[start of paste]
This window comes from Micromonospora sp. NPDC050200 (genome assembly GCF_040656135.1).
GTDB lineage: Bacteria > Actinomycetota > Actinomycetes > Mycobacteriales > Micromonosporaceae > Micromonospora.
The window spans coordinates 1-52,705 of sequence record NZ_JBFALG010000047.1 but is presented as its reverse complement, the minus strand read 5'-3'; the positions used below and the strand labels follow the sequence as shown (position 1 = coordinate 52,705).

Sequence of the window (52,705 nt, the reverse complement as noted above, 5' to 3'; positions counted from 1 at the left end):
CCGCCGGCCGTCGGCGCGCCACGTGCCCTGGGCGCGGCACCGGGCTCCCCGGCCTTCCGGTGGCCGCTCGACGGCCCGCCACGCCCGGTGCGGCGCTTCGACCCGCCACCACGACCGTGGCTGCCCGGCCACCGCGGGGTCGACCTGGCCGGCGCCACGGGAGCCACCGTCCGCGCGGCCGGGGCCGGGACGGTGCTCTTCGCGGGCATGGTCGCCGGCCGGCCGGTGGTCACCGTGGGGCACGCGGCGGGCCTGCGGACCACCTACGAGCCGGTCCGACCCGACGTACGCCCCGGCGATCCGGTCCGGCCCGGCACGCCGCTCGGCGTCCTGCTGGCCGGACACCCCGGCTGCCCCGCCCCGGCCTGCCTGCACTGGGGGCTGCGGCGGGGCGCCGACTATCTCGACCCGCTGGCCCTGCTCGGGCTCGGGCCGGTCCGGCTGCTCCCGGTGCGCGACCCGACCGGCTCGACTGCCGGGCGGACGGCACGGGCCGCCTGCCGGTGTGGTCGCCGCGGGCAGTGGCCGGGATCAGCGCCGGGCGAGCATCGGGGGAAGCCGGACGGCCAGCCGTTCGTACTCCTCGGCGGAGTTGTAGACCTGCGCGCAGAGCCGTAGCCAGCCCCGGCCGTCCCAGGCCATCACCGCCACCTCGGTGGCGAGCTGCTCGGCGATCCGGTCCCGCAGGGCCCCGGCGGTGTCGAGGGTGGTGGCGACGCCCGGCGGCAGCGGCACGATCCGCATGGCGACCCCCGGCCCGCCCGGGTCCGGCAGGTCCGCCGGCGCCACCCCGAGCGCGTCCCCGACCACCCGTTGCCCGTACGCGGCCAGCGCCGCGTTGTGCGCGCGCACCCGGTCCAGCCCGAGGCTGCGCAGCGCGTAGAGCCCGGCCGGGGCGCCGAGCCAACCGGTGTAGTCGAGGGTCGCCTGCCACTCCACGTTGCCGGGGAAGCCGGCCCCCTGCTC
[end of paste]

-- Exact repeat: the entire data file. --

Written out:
This window comes from Micromonospora sp. NPDC050200 (genome assembly GCF_040656135.1).
GTDB lineage: Bacteria > Actinomycetota > Actinomycetes > Mycobacteriales > Micromonosporaceae > Micromonospora.
The window spans coordinates 1-52,705 of sequence record NZ_JBFALG010000047.1 but is presented as its reverse complement, the minus strand read 5'-3'; the positions used below and the strand labels follow the sequence as shown (position 1 = coordinate 52,705).

Sequence of the window (52,705 nt, the reverse complement as noted above, 5' to 3'; positions counted from 1 at the left end):
CCGCCGGCCGTCGGCGCGCCACGTGCCCTGGGCGCGGCACCGGGCTCCCCGGCCTTCCGGTGGCCGCTCGACGGCCCGCCACGCCCGGTGCGGCGCTTCGACCCGCCACCACGACCGTGGCTGCCCGGCCACCGCGGGGTCGACCTGGCCGGCGCCACGGGAGCCACCGTCCGCGCGGCCGGGGCCGGGACGGTGCTCTTCGCGGGCATGGTCGCCGGCCGGCCGGTGGTCACCGTGGGGCACGCGGCGGGCCTGCGGACCACCTACGAGCCGGTCCGACCCGACGTACGCCCCGGCGATCCGGTCCGGCCCGGCACGCCGCTCGGCGTCCTGCTGGCCGGACACCCCGGCTGCCCCGCCCCGGCCTGCCTGCACTGGGGGCTGCGGCGGGGCGCCGACTATCTCGACCCGCTGGCCCTGCTCGGGCTCGGGCCGGTCCGGCTGCTCCCGGTGCGCGACCCGACCGGCTCGACTGCCGGGCGGACGGCACGGGCCGCCTGCCGGTGTGGTCGCCGCGGGCAGTGGCCGGGATCAGCGCCGGGCGAGCATCGGGGGAAGCCGGACGGCCAGCCGTTCGTACTCCTCGGCGGAGTTGTAGACCTGCGCGCAGAGCCGTAGCCAGCCCCGGCCGTCCCAGGCCATCACCGCCACCTCGGTGGCGAGCTGCTCGGCGATCCGGTCCCGCAGGGCCCCGGCGGTGTCGAGGGTGGTGGCGACGCCCGGCGGCAGCGGCACGATCCGCATGGCGACCCCCGGCCCGCCCGGGTCCGGCAGGTCCGCCGGCGCCACCCCGAGCGCGTCCCCGACCACCCGTTGCCCGTACGCGGCCAGCGCCGCGTTGTGCGCGCGCACCCGGTCCAGCCCGAGGCTGCGCAGCGCGTAGAGCCCGGCCGGGGCGCCGAGCCAACCGGTGTAGTCGAGGGTCGCCTGCCACTCCACGTTGCCGGGGAAGCCGGCCCCCTGCTC